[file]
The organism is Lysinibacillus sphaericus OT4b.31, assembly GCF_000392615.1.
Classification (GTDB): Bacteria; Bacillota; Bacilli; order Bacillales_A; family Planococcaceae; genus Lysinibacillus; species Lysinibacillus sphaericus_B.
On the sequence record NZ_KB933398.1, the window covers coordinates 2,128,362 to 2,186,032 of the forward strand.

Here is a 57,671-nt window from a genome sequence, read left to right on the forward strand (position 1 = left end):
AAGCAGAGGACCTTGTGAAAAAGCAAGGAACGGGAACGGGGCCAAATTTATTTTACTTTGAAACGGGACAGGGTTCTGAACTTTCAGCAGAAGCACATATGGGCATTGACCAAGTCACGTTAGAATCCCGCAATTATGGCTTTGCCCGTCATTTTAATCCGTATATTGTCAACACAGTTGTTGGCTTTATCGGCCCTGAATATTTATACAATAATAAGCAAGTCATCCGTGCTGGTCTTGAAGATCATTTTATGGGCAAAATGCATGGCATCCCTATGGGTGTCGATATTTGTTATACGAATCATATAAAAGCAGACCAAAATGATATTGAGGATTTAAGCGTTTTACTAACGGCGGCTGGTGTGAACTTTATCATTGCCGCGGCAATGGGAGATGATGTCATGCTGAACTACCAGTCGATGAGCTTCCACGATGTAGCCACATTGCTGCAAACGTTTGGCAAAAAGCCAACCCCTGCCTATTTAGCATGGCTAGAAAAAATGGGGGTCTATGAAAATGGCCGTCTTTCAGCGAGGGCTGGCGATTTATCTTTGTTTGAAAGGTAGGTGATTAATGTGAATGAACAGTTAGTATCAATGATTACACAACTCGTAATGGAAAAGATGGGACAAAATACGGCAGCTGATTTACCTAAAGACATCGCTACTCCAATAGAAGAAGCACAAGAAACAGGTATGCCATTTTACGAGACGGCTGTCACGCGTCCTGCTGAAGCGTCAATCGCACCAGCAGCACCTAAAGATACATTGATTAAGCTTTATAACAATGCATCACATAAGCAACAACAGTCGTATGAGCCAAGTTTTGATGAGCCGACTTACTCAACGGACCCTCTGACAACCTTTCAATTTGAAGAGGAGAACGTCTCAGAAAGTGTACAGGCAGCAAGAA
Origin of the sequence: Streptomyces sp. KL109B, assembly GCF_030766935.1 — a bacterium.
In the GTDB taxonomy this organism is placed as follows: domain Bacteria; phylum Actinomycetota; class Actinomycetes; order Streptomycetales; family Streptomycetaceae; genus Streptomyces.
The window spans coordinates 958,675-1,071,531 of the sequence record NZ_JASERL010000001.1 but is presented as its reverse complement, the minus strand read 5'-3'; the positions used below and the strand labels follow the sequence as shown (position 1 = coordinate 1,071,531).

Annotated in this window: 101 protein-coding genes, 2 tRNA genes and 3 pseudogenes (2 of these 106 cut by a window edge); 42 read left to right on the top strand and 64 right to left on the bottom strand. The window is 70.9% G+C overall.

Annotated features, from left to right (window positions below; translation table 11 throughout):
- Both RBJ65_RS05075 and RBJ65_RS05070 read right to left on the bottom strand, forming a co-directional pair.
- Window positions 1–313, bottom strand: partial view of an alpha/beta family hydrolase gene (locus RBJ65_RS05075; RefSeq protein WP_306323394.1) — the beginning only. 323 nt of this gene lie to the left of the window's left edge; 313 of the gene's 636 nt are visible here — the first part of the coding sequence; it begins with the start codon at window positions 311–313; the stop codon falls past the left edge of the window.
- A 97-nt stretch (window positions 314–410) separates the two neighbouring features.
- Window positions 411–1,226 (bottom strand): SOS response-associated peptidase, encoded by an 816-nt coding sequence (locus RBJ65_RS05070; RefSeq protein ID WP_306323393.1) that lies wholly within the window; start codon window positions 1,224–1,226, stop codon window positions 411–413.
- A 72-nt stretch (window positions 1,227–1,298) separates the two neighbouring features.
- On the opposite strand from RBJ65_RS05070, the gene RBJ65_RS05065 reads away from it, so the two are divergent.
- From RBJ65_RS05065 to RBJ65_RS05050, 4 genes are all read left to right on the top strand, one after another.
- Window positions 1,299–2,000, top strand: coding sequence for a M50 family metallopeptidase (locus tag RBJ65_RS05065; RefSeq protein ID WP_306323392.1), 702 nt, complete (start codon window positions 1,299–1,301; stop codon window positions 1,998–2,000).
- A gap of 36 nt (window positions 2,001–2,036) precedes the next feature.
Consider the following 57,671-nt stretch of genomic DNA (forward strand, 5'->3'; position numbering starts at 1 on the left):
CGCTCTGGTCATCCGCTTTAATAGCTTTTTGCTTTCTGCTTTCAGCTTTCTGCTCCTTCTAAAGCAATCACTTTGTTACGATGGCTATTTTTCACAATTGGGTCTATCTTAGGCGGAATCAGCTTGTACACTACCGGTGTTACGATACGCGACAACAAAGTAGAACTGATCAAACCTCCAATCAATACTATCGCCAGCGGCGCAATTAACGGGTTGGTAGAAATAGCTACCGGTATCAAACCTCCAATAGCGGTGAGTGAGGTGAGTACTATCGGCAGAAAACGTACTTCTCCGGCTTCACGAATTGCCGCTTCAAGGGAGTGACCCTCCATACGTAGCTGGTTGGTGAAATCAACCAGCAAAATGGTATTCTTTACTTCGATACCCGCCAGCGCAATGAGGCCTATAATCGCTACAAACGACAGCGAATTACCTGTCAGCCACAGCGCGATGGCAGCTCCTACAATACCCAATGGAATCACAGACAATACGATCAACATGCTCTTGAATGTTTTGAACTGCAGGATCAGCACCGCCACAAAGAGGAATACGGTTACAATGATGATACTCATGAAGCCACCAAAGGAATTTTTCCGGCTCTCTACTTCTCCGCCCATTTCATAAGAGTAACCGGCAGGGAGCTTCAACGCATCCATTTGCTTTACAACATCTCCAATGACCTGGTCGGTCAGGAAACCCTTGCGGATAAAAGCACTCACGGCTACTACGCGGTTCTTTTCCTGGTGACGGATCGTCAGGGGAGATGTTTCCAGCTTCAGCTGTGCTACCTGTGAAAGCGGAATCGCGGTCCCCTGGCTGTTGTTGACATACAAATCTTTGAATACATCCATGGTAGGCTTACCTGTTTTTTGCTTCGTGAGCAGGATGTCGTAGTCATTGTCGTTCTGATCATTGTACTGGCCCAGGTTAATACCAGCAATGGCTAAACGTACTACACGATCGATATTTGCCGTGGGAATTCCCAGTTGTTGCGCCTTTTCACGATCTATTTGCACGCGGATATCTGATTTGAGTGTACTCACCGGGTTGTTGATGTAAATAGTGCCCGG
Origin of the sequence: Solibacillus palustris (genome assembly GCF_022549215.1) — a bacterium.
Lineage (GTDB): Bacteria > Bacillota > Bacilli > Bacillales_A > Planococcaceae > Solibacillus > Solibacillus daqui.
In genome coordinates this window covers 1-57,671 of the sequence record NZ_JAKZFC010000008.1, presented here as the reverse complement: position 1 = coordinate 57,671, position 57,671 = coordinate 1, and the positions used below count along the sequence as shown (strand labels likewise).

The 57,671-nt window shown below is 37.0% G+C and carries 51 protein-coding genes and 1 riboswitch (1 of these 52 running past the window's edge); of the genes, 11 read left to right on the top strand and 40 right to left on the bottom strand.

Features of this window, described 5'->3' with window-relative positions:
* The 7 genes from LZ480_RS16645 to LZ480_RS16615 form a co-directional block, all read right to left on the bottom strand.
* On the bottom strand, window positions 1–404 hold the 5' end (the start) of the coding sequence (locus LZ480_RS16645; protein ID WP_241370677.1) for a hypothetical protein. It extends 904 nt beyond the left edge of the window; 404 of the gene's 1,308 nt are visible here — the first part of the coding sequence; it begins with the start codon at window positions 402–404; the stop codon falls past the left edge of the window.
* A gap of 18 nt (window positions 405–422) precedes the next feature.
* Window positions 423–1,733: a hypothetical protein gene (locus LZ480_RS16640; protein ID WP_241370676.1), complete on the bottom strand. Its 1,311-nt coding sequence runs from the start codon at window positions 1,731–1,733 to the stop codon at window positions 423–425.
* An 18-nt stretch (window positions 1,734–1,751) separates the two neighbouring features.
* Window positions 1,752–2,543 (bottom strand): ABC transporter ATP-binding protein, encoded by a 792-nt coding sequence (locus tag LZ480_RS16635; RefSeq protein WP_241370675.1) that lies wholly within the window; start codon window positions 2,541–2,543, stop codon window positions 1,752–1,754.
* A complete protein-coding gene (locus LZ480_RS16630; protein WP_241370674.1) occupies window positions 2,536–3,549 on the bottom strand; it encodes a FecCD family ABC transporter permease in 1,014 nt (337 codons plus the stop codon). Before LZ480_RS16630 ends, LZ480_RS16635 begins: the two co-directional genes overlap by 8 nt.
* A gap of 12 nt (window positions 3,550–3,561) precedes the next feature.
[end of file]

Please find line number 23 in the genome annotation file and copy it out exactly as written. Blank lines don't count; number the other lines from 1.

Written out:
Lineage (GTDB): Bacteria > Bacillota > Bacilli > Bacillales_A > Planococcaceae > Solibacillus > Solibacillus daqui.